template
class cMultiCastDelegate
{
public:
    void AddDelegate(cDelegate & i_Delegate)
    {
        Receivers.push_back(i_Delegate);
    }

    void RemoveDelegate(cDelegate & i_Delegate)
    {
        Receivers.erase(std::remove_if(Receivers.begin(), Receivers.end(),
            [&i_Delegate](const cDelegate & i_Entry) {return i_Entry == i_Delegate; }),
            Receivers.end());
    }

    void ExecuteOnBound(Params ... i_Parameters)
    {
        for (auto Receiver : Receivers)
            Receiver.ExecuteIfBound(i_Parameters ...);
    }

    void Clear() {
        Receivers.clear();
        Receivers = std::vector(0);
    }

private:
    std::vector Receivers;
};

 

Usage

I will be using the navigation system that I made for my Game Engineering II class to demonstrate how to use the delegates.

To fully understand the structs and classes the I am using in this code, check out my Game Engineering II final project series.

[COURSE] GAME ENG II WRITE-UP ENGINE COMPONENT UPDATE I
[COURSE] GAME ENG II WRITE-UP ENGINE COMPONENT UPDATE II
[COURSE] GAME ENG II WRITE-UP ENGINE COMPONENT UPDATE III/SUMMARY

My agent has a multicast delegate member that will be invoked when an agent reaches his destination, along with a public accessor to the multicast delegate.

// public interface for the multi-cast delegate
// ==========================================
Delegate::cMultiCastDelegate* OnAgentMoveSuccess() const;

// Multi-Cast Delegates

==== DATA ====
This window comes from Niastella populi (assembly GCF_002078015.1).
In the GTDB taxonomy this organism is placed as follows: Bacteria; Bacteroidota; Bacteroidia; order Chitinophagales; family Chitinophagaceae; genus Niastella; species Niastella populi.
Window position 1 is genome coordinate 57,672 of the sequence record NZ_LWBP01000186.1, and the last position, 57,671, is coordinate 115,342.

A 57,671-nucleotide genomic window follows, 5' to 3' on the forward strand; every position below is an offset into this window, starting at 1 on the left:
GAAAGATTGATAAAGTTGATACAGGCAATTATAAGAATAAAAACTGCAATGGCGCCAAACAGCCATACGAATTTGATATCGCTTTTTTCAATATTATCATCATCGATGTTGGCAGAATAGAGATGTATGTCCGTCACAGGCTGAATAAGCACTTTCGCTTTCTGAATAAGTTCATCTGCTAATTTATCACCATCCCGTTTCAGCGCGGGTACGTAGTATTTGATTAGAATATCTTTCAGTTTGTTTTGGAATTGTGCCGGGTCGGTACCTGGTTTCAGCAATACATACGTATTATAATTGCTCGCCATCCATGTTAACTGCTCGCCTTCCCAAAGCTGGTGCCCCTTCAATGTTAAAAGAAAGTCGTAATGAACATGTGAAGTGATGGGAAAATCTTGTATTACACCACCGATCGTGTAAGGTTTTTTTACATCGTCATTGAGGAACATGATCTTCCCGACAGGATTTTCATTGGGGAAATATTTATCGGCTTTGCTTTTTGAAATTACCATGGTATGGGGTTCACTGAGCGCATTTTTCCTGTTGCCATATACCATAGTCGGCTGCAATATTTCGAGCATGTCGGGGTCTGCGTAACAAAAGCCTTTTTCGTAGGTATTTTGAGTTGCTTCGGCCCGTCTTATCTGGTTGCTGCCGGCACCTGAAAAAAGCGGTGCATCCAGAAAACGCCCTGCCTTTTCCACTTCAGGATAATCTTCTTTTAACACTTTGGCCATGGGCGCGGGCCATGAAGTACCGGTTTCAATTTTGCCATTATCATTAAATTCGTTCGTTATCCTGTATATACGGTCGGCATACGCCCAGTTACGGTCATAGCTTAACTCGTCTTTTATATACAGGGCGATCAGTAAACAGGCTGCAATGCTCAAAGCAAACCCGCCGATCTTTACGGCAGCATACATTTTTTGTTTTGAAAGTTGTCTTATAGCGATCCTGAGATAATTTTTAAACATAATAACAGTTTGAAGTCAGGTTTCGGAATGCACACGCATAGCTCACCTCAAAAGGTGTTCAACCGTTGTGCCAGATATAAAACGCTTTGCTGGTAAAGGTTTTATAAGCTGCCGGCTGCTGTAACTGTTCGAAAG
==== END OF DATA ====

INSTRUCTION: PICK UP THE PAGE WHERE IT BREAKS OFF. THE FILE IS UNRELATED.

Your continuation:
// ========================
Delegate::cMultiCastDelegate* m_onAgentMoveSuccess = nullptr;

The multicast delegate is initialized when this agent is created.

// Initialize the multi-cast delegate
m_onAgentMoveSuccess = new eae6320::Delegate::cMultiCastDelegate();

Inside the eae6320::Navigation namespace, I define an AgentEventReceiver as a delegate that takes a pointer to cNavigationGraphAgent as parameter.

// Typedef a Delegate type that has a cNavigationGraphAgent ptr as parameter
// Main Game cpp can use this to create multiple delegates to listen to different broadcasts
typedef Delegate::cDelegate AgentEventReceiver;

My NavigationGraphAgentManager has a private delegate that will be listening to each agent’s MovementSuccess.

// The delegate that gets created in the beginning, and added to every agents' multi-cast delegate
AgentEventReceiver m_agentMoveSuccessReceiver;

And It’s initialized when the agent manager is being constructed. The template type is the agent manager class and a pointer to the OnAnyAgentMoveSuccess function.

// Initialize delegate
m_agentMoveSuccessReceiver = AgentEventReceiver::Create(this);

Now that every time a new agent is created through the agent manager’s static factory function, the manager will add its delegate to the agent’s multicast delegate.

void eae6320::Navigation::cNavigationGraphAgentManager::AddListenerToAgentMoveSuccess(cNavigationGraphAgent * i_agent)
{
    // add the delegate that was created to the agent's multi cast delegate
    i_agent->OnAgentMoveSuccess()->AddDelegate(m_agentMoveSuccessReceiver);
}

Now that when the m_onAgentMoveSuccess executes on bound with an agent, the agent manager’s OnAnyAgentMoveSuccess function will get called.